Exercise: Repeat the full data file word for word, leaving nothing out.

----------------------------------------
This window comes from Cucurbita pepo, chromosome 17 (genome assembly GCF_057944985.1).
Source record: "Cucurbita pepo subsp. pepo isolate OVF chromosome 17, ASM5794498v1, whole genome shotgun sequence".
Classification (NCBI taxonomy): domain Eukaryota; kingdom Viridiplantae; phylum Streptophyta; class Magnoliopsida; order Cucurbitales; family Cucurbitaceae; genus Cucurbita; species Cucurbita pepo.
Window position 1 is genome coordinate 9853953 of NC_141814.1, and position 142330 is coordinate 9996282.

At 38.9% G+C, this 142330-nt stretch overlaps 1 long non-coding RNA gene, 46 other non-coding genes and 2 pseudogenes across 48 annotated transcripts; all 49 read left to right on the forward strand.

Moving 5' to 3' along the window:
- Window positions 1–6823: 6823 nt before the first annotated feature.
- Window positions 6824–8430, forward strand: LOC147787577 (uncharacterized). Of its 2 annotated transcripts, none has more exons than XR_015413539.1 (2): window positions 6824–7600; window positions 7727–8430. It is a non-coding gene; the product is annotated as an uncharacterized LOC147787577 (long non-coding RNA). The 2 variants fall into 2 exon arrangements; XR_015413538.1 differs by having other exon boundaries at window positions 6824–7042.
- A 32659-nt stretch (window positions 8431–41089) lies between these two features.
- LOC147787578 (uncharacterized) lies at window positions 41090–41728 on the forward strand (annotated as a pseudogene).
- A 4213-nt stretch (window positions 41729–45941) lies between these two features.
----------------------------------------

This window comes from Cucurbita pepo, chromosome 17 (genome assembly GCF_057944985.1).
Source record: "Cucurbita pepo subsp. pepo isolate OVF chromosome 17, ASM5794498v1, whole genome shotgun sequence".
Classification (NCBI taxonomy): domain Eukaryota; kingdom Viridiplantae; phylum Streptophyta; class Magnoliopsida; order Cucurbitales; family Cucurbitaceae; genus Cucurbita; species Cucurbita pepo.
Window position 1 is genome coordinate 9853953 of NC_141814.1, and position 142330 is coordinate 9996282.

At 38.9% G+C, this 142330-nt stretch overlaps 1 long non-coding RNA gene, 46 other non-coding genes and 2 pseudogenes across 48 annotated transcripts; all 49 read left to right on the forward strand.

Moving 5' to 3' along the window:
- Window positions 1–6823: 6823 nt before the first annotated feature.
- Window positions 6824–8430, forward strand: LOC147787577 (uncharacterized). Of its 2 annotated transcripts, none has more exons than XR_015413539.1 (2): window positions 6824–7600; window positions 7727–8430. It is a non-coding gene; the product is annotated as an uncharacterized LOC147787577 (long non-coding RNA). The 2 variants fall into 2 exon arrangements; XR_015413538.1 differs by having other exon boundaries at window positions 6824–7042.
- A 32659-nt stretch (window positions 8431–41089) lies between these two features.
- LOC147787578 (uncharacterized) lies at window positions 41090–41728 on the forward strand (annotated as a pseudogene).
- A 4213-nt stretch (window positions 41729–45941) lies between these two features.